I know that much at least because when I went into her apartment a day later, her bedside reading lamp was still burning, her covers were carefully folded back--just enough for her to calmly swing her legs out of bed, and not disrupt the tin of butter cookies lying next to the book, which was placed face-down in order to save her place (she was reading Breaking Dawn, the final installment of the Twilight series).

My mother agreed to babysit for me on Friday afternoon since Pa and I had an appointment later in the day to see a photographer and review pictures he had taken of the family. When I called her an hour before I was scheduled to pick her up, the line was busy. I thought nothing of it until I tried 30 minutes later. I picked Audri up from preschool and we drove over to my mom's apartment. The first wave of panic hit me when I used the buzzer and she didn't respond. After waiting for a few minutes, the mail man let us inide the building. My second wave of panic--which was more like a tsunami--was when I knocked at her door and she didn't answer. I knew she was in there. I knew she was dead. I was too afraid to go inside. Besides, I had Audri in tow.

I called Pa at his office and he told me to pick him up. We drove to our house where he dropped us off. About 20 minutes later, he called to tell me what I had already known. What was worse, though, was the scene he described. She bled everwhere.

For the first few days, I was in too much shock to actually realize my mother was dead. Even after I left my mother's apartment the next day--having grabbed anything that was valuable to our family--and seeing the wake of her trauma, I was more upset by the way in which she died then the fact she was gone. The permanence of it all hadn't yet registered.

By Wednesday of last week, we were able to say our final goodbyes to her in a funeral home before she was cremated. I didn't want her embalmed because it seemed like such a wasteful thing to do; and so the funeral director placed her on a gurney and put a very pretty quilt over her body so that we only saw her head. At first, I was prepared to see something very gruesome and so I didn't want the children to see her until I did first. But everything was fine. In fact, she seemed more at peace than I had ever seen. Every single worry line and crevice on her face was gone.

Seeing her was the turning point between mourning over the horrible way in which she died and coming to grips with the fact that she was gone. The pit in my stomach grew wider, though I was still in tactical mode. By Friday, we had cleared out her apartment completely and donated everything to Goodwill.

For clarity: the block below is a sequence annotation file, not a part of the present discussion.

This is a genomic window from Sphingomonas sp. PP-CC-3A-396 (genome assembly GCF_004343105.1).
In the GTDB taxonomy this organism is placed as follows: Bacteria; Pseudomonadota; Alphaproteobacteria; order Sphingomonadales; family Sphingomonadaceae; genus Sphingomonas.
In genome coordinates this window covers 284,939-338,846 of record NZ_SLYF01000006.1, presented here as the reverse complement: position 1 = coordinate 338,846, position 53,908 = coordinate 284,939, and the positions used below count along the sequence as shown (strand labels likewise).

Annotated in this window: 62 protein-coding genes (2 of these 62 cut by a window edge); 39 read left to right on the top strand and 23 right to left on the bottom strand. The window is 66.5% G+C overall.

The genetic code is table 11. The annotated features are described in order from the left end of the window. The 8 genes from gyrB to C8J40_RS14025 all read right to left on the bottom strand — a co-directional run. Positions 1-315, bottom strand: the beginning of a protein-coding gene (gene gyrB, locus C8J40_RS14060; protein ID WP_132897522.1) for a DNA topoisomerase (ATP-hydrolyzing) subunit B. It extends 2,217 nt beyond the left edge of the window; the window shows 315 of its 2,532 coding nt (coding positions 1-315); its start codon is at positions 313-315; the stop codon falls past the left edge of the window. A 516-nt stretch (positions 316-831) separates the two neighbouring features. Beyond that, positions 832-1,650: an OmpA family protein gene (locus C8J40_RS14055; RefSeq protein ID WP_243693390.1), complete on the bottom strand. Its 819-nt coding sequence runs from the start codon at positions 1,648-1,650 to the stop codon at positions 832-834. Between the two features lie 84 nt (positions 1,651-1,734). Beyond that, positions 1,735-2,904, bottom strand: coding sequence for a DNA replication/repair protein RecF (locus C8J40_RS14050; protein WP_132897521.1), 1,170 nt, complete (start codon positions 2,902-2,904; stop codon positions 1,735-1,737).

Now that I've shifted out of tactical mode, I'm left with my emotions. I've found that if I try and shut out my thoughts during the day, they haunt me at night in my sleep. They wake me until I'm fully conscious.

And so, this is part of my grieving process -- writing about it helps me as I try and make sense of it all. It may take awhile.

My mother was a good person with a heart of gold, but she wasn't always the best mother. Too often, she had let her own thoughts eat away at her as she struggled to cope with the losses in her life. She also made some poor choices in life, which profoundly affected me and my siblings. She never sought help or spoke to anyone about her demons, and she thought she could take care of things herself, even up to the very end, as evidenced by the towel she used to try and clean up the blood she was losing.

But I loved her all the same because...well...because she was Mom and because I don't blame her for her shortcomings. She did the best she could and that was all anyone could ask for.

Sunday, June 28, 2009

Race Report: Seattle's Inaugural Rock 'n Roll Marathon

I wasn't sure what to expect for this race. I mean, it seemed like the folks who put on these Rock 'n Roll marathons nationwide would be a lot more organized and well-prepared than the previous Seafair marathons. But I couldn't imagine how tough it'd be to close down several major thoroughfares--not only downtown, but the Viaduct that runs north and south, along the waterfront--on a Saturday, no less. Not to mention, this marathon had sold out in April and there were roughly 25,000 registrants.

So, I guess, in reality, my expectations were pretty low. But I was pleasantly surprised by how well, on the whole, the race was organized. I saw that even at the Health and Fitness Expo the day prior, as I was working our Pace Team booth. On race day, it was clear that the organizers delivered a unique, entertaining race that seemed to run like a well-oiled machine.

Since the race started in an office park in Tukwila, a mini "village" was set up where the racers congregated in the early morning hours. No one was allowed to park in the immediate area, and complementary shuttle buses (school buses, actually!) took people 15 miles from the finish area to the start. I got on one of those buses at 5:00 a.m. when the crowds were just starting to thicken. By 6:00 a.m., the marathon village was packed with people--nibbling on free fruit or bagels, sipping water or Cytomax, or waiting in line for that one last chance to use a Porta Potty.